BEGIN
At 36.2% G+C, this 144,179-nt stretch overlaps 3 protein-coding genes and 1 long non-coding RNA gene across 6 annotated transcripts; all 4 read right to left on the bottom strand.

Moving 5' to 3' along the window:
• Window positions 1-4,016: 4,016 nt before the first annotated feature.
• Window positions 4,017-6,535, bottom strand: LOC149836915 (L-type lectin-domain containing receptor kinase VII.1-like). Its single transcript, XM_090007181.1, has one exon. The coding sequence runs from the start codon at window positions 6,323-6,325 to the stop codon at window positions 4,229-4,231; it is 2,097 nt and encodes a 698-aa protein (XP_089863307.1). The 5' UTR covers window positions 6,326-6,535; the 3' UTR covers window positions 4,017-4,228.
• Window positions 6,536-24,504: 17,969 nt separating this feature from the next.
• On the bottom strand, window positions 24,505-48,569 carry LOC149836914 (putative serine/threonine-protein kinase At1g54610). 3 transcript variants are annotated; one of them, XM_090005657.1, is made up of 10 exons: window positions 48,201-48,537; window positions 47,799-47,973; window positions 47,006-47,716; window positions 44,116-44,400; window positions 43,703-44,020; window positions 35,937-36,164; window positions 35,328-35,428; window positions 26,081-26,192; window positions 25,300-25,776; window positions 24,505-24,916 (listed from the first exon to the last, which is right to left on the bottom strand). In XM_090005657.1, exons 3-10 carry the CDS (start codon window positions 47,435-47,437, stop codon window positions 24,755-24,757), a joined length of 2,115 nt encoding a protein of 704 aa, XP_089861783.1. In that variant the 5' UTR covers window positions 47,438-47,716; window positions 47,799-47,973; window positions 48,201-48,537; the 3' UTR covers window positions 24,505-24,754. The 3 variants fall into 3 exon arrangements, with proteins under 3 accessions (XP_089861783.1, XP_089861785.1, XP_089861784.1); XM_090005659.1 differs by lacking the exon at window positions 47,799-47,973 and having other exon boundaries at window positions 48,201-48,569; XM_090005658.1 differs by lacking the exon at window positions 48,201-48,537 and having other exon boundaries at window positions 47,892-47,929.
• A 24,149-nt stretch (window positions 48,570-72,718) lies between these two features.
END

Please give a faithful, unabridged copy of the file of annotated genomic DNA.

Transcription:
At 36.2% G+C, this 144,179-nt stretch overlaps 3 protein-coding genes and 1 long non-coding RNA gene across 6 annotated transcripts; all 4 read right to left on the bottom strand.

Moving 5' to 3' along the window:
• Window positions 1-4,016: 4,016 nt before the first annotated feature.
• Window positions 4,017-6,535, bottom strand: LOC149836915 (L-type lectin-domain containing receptor kinase VII.1-like). Its single transcript, XM_090007181.1, has one exon. The coding sequence runs from the start codon at window positions 6,323-6,325 to the stop codon at window positions 4,229-4,231; it is 2,097 nt and encodes a 698-aa protein (XP_089863307.1). The 5' UTR covers window positions 6,326-6,535; the 3' UTR covers window positions 4,017-4,228.
• Window positions 6,536-24,504: 17,969 nt separating this feature from the next.
• On the bottom strand, window positions 24,505-48,569 carry LOC149836914 (putative serine/threonine-protein kinase At1g54610). 3 transcript variants are annotated; one of them, XM_090005657.1, is made up of 10 exons: window positions 48,201-48,537; window positions 47,799-47,973; window positions 47,006-47,716; window positions 44,116-44,400; window positions 43,703-44,020; window positions 35,937-36,164; window positions 35,328-35,428; window positions 26,081-26,192; window positions 25,300-25,776; window positions 24,505-24,916 (listed from the first exon to the last, which is right to left on the bottom strand). In XM_090005657.1, exons 3-10 carry the CDS (start codon window positions 47,435-47,437, stop codon window positions 24,755-24,757), a joined length of 2,115 nt encoding a protein of 704 aa, XP_089861783.1. In that variant the 5' UTR covers window positions 47,438-47,716; window positions 47,799-47,973; window positions 48,201-48,537; the 3' UTR covers window positions 24,505-24,754. The 3 variants fall into 3 exon arrangements, with proteins under 3 accessions (XP_089861783.1, XP_089861785.1, XP_089861784.1); XM_090005659.1 differs by lacking the exon at window positions 47,799-47,973 and having other exon boundaries at window positions 48,201-48,569; XM_090005658.1 differs by lacking the exon at window positions 48,201-48,537 and having other exon boundaries at window positions 47,892-47,929.
• A 24,149-nt stretch (window positions 48,570-72,718) lies between these two features.